Heart Health and PCOS

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Affecting millions of women worldwide, Polycystic Ovarian Syndrome (PCOS) is a hormonal, endocrine and metabolic disorder characterized by a group of signs and symptoms. The symptoms include irregular cycles, weight gain, and excess testosterone leading to acne, hair loss and hirsutism.

PCOS is most commonly associated with infertility however, it is important to note that women with PCOS are in an increased risk of heart disease.

This February is heart health month and heart disease is one of the most common cause of death among women in the United States and Canada.

Did you know that if you have PCOS you are at a greater risk for heart disease? This is due to high levels of insulin that are found in PCOS patients – this increases your chance of high cholesterol, blood pressure and atherosclerosis. All of these markers can increase your chance of a heart attack and stroke at a younger age than women without PCOS.

This post is not to scare you, but to be aware of the long-term risks associated with PCOS. There are some things you can do in order to manage your PCOS symptoms and protect your heart.

1. Eat a Whole food diet: This will look like lots of vegetables, lean protein and complex carbs. Ensure you are getting enough vegetables in your day. Whether you snack on some vegetables in the afternoon or add it to your smoothie in the morning! Fibre is also important – opt for ground flax seeds, chia, or hemp hearts!

2. Get Moving: Doing some physical activity is important! Plan on parking your car a little further away from the grocery store or office. Take the stairs whenever you have the opportunity or take a walk during your lunchtime. Finding ways to get some added steps in your day will help support your heart.

3. Manage stress: Chronic stress can really impact symptoms of PCOS, increase inflammation in the body and worsen your risk of heart disease. It is very important to manage stress daily using activities that help to calm your nerves down such as deep breathing, yoga, meditation.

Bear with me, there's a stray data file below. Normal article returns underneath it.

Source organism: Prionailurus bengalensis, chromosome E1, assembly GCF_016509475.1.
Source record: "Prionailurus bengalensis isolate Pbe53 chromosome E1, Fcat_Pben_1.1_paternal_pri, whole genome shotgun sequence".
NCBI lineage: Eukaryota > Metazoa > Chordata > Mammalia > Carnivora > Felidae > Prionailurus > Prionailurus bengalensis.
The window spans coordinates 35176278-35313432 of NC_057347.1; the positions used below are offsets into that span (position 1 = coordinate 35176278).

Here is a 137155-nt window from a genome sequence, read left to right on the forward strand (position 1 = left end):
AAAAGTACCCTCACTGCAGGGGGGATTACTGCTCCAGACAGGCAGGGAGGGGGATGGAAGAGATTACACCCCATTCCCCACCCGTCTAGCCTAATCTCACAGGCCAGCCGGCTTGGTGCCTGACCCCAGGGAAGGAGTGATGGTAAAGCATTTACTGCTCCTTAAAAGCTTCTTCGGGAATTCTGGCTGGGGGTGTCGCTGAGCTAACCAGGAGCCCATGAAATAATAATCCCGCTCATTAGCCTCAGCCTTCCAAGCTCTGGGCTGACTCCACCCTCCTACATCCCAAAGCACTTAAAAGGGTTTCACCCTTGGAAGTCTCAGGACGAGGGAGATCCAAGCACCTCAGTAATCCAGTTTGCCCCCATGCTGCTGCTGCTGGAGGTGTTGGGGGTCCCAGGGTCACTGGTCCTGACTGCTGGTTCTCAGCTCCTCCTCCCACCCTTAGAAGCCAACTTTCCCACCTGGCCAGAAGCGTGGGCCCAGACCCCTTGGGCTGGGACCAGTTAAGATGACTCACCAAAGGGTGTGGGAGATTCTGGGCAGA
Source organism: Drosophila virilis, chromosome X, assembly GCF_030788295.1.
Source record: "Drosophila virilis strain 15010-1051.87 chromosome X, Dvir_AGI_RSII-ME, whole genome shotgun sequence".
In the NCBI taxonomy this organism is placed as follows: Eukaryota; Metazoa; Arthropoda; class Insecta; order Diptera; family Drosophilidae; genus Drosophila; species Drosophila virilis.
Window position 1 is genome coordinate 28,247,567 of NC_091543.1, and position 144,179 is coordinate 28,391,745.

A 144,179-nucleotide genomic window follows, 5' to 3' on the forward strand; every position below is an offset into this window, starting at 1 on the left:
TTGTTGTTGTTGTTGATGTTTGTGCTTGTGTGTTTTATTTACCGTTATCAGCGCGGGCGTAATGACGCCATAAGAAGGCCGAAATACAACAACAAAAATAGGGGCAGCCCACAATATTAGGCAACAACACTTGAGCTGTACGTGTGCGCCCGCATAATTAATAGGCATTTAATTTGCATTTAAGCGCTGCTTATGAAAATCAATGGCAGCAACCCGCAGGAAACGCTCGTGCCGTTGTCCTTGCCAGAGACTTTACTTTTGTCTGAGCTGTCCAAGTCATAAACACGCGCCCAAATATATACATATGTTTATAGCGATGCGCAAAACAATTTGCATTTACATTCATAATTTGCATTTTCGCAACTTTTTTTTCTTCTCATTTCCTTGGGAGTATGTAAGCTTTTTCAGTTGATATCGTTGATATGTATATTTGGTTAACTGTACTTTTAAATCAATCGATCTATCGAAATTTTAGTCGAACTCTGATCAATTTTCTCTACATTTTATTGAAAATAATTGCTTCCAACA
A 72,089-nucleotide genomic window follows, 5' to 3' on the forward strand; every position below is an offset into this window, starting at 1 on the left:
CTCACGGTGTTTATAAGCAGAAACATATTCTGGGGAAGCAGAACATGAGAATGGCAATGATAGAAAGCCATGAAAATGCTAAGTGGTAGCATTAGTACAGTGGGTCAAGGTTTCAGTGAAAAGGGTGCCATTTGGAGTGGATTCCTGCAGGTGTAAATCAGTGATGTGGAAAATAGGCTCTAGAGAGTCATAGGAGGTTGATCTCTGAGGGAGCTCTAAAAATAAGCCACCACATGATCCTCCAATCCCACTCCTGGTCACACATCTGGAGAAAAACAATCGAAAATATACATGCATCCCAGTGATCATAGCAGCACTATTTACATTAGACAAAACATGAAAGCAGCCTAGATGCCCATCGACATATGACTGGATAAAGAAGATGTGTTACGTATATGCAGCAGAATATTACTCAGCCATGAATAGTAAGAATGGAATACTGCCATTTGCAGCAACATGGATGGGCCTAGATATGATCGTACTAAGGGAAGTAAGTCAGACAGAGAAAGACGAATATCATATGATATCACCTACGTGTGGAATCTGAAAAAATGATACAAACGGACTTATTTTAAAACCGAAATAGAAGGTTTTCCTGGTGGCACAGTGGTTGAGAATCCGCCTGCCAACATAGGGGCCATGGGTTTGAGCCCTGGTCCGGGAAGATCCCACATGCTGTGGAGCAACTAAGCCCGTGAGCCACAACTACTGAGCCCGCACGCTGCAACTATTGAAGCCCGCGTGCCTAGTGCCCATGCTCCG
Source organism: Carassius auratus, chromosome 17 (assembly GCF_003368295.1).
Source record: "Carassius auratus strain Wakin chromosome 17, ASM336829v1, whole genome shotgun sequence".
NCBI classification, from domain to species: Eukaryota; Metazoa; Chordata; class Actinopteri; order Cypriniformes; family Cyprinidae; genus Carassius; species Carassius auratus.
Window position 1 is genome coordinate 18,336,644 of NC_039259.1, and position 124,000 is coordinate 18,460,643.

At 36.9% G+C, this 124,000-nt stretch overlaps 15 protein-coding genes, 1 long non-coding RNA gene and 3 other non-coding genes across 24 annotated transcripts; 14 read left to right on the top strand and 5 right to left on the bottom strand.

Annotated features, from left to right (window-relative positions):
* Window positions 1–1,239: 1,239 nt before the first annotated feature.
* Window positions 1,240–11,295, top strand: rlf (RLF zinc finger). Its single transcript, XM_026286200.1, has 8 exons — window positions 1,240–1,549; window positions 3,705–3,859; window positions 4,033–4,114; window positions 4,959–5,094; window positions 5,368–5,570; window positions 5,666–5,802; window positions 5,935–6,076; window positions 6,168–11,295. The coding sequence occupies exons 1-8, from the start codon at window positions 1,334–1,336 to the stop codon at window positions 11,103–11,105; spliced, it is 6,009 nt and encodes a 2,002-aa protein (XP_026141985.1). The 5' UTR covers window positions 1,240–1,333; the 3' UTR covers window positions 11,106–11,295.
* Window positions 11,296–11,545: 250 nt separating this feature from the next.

4. Get your bloodwork done: Common tests to assess for heart health include a cholesterol panel and HS-CRP, which is a marker of inflammation. In order to test for Insulin resistance, fasting glucose and fasting insulin is commonly recommended. Additionally, screening for diabetes via an Hba1c test is important. Early detection and treatment of health issues can help prevent any serious complications. Want to learn more? Check out this article on a list of labs for PCOS.

I encourage you to think of your health and your future because what we do today will impact our future selves! Small steps can go a long way. If you have any questions on how I can help feel free to message me or email info@saminamitha.com.

References

Are Women at Risk for Heart Disease? Government of Canada. (2009, January 29). Retrieved from https://www.canada.ca/en/public-health/services/chronic-diseases/cardiovascular-disease/women-risk-heart-disease.html

Women and heart disease. Centers for Disease Control and Prevention. (2022, October 14). Retrieved from https://www.cdc.gov/heartdisease/women.htm

Your PCOS Food Cheat Sheet
This simple PCOS Food Cheat sheet will help get you started on choosing the right foods for your PCOS. Pin it to your fridge or keep it in your phone for easy access when planning your meals!
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